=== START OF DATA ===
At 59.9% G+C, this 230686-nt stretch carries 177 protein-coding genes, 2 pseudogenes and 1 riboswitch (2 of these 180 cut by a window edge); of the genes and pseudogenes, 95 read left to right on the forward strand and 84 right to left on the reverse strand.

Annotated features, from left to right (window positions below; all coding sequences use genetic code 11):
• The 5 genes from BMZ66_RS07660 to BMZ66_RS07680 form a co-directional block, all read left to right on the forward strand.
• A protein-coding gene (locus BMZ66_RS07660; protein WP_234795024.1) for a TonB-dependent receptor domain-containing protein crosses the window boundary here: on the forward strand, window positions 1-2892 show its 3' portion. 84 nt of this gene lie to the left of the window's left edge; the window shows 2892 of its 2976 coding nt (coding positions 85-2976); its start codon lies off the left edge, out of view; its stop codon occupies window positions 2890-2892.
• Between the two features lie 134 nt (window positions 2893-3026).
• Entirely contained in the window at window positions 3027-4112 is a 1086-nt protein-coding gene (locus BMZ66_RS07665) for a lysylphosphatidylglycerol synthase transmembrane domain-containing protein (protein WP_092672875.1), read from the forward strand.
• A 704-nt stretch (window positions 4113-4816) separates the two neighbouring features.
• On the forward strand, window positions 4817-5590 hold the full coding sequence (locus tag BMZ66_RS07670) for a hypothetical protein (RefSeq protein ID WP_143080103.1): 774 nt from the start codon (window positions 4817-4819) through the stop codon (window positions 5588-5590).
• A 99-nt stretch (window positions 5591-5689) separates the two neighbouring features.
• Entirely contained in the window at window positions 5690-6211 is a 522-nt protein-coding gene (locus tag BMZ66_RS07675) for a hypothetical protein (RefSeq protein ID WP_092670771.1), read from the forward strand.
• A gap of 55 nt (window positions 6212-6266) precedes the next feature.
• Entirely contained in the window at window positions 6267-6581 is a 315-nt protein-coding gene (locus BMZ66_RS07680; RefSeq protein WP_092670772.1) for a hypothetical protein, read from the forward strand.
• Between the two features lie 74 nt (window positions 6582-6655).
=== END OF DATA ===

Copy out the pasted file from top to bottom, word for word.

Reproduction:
At 59.9% G+C, this 230686-nt stretch carries 177 protein-coding genes, 2 pseudogenes and 1 riboswitch (2 of these 180 cut by a window edge); of the genes and pseudogenes, 95 read left to right on the forward strand and 84 right to left on the reverse strand.

Annotated features, from left to right (window positions below; all coding sequences use genetic code 11):
• The 5 genes from BMZ66_RS07660 to BMZ66_RS07680 form a co-directional block, all read left to right on the forward strand.
• A protein-coding gene (locus BMZ66_RS07660; protein WP_234795024.1) for a TonB-dependent receptor domain-containing protein crosses the window boundary here: on the forward strand, window positions 1-2892 show its 3' portion. 84 nt of this gene lie to the left of the window's left edge; the window shows 2892 of its 2976 coding nt (coding positions 85-2976); its start codon lies off the left edge, out of view; its stop codon occupies window positions 2890-2892.
• Between the two features lie 134 nt (window positions 2893-3026).
• Entirely contained in the window at window positions 3027-4112 is a 1086-nt protein-coding gene (locus BMZ66_RS07665) for a lysylphosphatidylglycerol synthase transmembrane domain-containing protein (protein WP_092672875.1), read from the forward strand.
• A 704-nt stretch (window positions 4113-4816) separates the two neighbouring features.
• On the forward strand, window positions 4817-5590 hold the full coding sequence (locus tag BMZ66_RS07670) for a hypothetical protein (RefSeq protein ID WP_143080103.1): 774 nt from the start codon (window positions 4817-4819) through the stop codon (window positions 5588-5590).
• A 99-nt stretch (window positions 5591-5689) separates the two neighbouring features.
• Entirely contained in the window at window positions 5690-6211 is a 522-nt protein-coding gene (locus tag BMZ66_RS07675) for a hypothetical protein (RefSeq protein ID WP_092670771.1), read from the forward strand.
• A gap of 55 nt (window positions 6212-6266) precedes the next feature.
• Entirely contained in the window at window positions 6267-6581 is a 315-nt protein-coding gene (locus BMZ66_RS07680; RefSeq protein WP_092670772.1) for a hypothetical protein, read from the forward strand.
• Between the two features lie 74 nt (window positions 6582-6655).